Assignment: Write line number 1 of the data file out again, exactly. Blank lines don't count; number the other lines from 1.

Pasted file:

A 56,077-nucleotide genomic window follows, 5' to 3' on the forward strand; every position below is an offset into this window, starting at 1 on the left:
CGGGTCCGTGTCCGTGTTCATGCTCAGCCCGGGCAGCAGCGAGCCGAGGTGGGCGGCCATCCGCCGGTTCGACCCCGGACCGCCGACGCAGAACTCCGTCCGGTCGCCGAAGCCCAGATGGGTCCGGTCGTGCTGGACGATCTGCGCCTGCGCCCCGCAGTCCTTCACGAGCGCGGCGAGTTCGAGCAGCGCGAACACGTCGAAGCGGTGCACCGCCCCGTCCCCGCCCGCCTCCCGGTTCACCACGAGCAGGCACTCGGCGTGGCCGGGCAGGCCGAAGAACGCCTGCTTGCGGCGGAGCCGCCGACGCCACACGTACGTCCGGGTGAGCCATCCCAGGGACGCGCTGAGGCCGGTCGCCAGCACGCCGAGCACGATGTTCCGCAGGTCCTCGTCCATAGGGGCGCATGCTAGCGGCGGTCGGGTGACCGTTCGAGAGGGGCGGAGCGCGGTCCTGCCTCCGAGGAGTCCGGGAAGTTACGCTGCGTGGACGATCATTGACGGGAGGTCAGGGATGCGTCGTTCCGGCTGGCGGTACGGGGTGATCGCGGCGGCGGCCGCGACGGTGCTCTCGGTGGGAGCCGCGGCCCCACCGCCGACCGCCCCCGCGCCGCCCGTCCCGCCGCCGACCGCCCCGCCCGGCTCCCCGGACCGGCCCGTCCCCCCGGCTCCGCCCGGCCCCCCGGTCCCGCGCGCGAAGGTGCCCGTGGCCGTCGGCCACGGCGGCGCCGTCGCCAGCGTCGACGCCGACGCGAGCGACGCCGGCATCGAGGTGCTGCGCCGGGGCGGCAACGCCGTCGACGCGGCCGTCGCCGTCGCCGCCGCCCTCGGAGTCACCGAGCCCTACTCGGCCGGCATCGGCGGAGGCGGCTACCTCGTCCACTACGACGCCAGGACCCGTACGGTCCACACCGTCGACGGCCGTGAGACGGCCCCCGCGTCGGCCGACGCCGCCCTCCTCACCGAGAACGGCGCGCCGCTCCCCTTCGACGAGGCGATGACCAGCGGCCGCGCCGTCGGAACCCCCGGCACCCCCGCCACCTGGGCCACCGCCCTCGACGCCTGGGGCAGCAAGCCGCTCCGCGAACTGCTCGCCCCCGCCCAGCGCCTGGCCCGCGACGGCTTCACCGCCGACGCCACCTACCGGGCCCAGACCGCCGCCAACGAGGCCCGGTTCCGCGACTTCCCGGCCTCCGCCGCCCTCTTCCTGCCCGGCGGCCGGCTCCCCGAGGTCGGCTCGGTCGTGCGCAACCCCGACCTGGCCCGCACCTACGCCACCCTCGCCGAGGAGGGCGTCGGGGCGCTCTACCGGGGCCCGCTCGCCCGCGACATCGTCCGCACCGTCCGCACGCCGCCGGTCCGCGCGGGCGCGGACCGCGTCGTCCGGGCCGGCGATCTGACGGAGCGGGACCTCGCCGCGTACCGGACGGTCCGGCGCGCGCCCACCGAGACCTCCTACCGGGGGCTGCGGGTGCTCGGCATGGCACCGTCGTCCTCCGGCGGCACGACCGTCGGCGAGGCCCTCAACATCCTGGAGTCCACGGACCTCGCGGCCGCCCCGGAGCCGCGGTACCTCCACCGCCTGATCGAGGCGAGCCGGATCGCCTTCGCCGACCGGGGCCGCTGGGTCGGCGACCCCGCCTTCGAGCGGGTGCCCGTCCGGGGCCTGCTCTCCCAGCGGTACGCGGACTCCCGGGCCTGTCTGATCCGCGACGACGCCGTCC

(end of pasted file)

A 56,077-nucleotide genomic window follows, 5' to 3' on the forward strand; every position below is an offset into this window, starting at 1 on the left: